Scaring up a Gorey exhibition
Two little legs, one slightly askew with a sneaker lace undone, poke out from underneath the blue living room rug.
Sitting on a shelf, a little girl peers out from the ice block in which she’s encased.
Another little boy is the target of a ravenous group of mice.
The 26 doomed children at the Edward Gorey House are characters from “The Gashlycrumb Tinies,” written and illustrated by Gorey.
His story begins “A is for Amy, who fell down the stairs, B is for Basil, assaulted by bears,” and continues through a series of fatal scenarios -- “W is for Winnie, embedded in ice, X is for Xerxes devoured by mice.”
Dolls posed as the children are scattered around the house, the illustrator’s home from 1986 until 2000, when he died at age 75 of a heart attack. Outside, under the magnolia, are graves for the Tinies children.
The Highland Street Foundation, an organization that funds nonprofits, bought the house for just over $400,000 and reopened it as a museum showcasing all things Gorey.
Gorey’s random collections, including one of cheese graters, have been turned into exhibits, displayed carefully next to glass shelves showing off original drawings, toys and a Tony Award he won for the costume and set design for the critically acclaimed 1977 Broadway play “Dracula.”
His work in the theater inspired the museum’s current exhibit, “Edward Gorey’s Dracula,” which closes Dec. 17. The exhibit features original art, set designs and costumes -- including the evolution, in sketches, of the flowing black outfit that Frank Langella wore on stage as the count.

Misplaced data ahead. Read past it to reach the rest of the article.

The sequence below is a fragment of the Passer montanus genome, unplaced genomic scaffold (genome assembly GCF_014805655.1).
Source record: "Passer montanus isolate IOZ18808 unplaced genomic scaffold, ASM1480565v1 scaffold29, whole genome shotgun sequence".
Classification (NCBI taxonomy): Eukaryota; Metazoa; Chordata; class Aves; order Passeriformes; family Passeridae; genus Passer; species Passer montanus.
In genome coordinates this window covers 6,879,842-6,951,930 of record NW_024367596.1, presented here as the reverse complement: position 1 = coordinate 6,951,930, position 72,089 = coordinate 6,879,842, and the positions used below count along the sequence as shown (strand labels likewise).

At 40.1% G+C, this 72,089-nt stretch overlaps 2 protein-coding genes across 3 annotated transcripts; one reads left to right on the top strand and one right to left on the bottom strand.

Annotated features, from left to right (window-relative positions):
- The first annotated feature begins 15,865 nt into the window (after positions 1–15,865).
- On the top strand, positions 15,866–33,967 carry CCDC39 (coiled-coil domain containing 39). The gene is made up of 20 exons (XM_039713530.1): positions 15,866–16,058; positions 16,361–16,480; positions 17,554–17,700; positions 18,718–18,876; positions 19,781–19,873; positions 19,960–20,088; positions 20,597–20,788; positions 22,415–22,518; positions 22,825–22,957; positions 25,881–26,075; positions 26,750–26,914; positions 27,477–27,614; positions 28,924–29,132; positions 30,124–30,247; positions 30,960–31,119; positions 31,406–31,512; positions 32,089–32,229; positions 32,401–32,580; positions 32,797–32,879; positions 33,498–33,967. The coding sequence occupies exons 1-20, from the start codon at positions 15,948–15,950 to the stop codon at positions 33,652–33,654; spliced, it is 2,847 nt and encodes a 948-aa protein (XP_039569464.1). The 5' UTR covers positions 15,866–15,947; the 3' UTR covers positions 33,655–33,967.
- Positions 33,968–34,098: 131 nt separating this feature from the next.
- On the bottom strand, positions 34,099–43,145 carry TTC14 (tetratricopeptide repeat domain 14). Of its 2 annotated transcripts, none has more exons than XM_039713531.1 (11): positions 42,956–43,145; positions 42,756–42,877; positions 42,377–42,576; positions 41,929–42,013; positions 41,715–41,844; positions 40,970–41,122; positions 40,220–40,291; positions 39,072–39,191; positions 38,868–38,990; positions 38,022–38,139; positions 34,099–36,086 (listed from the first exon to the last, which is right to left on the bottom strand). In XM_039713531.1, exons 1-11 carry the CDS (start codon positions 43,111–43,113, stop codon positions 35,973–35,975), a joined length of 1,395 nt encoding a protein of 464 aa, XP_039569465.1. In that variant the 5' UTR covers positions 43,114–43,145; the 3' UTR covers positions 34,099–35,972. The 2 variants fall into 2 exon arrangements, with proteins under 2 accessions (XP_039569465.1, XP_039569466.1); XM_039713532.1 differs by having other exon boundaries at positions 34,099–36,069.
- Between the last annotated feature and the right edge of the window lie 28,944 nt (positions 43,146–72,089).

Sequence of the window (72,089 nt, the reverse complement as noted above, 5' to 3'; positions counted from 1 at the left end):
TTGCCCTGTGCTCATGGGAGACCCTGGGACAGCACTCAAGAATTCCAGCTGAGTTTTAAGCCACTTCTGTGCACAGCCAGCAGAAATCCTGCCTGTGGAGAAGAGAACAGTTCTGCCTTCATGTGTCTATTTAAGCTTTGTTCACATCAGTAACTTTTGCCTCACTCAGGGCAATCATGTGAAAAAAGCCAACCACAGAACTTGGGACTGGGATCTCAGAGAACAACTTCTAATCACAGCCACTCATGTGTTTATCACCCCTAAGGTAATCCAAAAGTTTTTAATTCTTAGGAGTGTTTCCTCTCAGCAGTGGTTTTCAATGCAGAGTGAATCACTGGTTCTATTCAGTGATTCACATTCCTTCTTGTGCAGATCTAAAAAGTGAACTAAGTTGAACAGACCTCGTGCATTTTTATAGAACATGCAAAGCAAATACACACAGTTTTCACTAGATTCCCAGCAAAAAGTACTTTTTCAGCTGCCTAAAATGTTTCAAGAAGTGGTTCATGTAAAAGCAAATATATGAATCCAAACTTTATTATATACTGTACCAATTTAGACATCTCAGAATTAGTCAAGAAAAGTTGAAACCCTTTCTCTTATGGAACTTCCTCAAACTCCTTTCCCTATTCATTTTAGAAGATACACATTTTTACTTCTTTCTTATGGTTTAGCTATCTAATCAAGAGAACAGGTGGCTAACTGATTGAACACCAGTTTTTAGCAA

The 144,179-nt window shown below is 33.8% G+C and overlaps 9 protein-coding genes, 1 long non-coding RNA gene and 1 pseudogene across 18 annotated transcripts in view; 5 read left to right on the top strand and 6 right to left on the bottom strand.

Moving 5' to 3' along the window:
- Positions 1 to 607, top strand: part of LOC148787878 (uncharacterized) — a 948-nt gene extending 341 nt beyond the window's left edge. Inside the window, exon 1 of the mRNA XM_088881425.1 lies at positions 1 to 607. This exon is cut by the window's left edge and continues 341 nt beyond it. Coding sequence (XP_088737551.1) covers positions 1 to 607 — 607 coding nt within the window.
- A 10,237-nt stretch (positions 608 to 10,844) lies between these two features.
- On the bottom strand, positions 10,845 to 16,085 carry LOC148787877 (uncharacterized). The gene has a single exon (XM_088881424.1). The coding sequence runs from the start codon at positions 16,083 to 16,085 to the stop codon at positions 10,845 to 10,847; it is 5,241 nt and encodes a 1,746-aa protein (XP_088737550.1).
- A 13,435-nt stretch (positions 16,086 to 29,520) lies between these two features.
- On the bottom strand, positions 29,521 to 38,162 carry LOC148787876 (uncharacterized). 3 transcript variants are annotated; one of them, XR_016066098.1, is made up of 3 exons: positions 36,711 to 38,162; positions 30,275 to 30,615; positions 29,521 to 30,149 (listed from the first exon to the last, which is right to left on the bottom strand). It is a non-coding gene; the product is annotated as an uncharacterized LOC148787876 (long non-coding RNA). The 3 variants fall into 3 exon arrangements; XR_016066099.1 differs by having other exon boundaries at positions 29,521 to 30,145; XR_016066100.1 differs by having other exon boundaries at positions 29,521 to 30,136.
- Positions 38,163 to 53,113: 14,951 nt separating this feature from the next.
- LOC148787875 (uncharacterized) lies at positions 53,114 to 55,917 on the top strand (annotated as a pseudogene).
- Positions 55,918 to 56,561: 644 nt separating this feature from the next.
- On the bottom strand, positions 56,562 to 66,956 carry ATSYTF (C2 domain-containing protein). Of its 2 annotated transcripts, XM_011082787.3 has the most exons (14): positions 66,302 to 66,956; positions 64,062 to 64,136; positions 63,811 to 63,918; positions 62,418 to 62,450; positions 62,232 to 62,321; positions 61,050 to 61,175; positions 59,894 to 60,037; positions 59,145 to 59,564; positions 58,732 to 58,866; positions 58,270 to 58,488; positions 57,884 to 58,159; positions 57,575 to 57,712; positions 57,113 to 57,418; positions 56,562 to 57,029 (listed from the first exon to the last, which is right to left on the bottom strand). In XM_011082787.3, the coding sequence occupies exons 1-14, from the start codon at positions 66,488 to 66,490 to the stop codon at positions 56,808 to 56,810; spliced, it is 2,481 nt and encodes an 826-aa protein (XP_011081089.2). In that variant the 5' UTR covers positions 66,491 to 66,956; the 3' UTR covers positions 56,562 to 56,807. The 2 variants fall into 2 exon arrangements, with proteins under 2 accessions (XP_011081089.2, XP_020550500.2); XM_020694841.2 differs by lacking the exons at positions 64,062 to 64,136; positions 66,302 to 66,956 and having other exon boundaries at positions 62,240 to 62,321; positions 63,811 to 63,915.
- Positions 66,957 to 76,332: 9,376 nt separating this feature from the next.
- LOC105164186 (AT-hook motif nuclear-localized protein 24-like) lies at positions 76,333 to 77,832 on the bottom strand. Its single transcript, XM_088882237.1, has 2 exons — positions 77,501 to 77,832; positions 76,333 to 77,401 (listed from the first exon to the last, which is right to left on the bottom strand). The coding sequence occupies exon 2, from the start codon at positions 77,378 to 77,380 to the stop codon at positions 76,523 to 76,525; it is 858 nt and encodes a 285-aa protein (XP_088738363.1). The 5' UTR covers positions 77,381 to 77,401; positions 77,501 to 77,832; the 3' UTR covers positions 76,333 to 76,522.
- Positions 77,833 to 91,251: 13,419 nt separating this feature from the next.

Gorey illustrated hundreds of other books and drew the opening and closing scenes for PBS’ “Mystery!,” where shifty characters glide back and forth across the screen and three identical detectives follow their trail.
Rick Jones, the director and curator of the museum, was also a friend of Gorey’s for 15 years. Going through his friend’s sketchbooks and manuscripts, he said, gave him the chance to learn more about Gorey’s work.
Of all of Gorey’s creations -- costumes, set designs, puppets -- his drawings mostly give the feeling of an artist working feverishly in solitude. His crosshatch style incorporated incredibly thin, crisscrossed pen lines to create gradual shade variations from barely there gray to pitch black.
Although his house in Yarmouth Port has more than 10 rooms, Gorey did most of his drawing in a second-floor room the size of a small walk-in closet. His desk faced a window that looked out at a giant Southern magnolia tree.
“I think the reason is he drew precise and small things. He didn’t want all that space,” Jones said.
Jones said it would have been difficult to spend so much time in his friend’s house right after he died, but he finds joy in his work.
“It’s been a long time now,” he said, sorting through pieces for the show. “It feels good to perpetuate Ed’s legend.”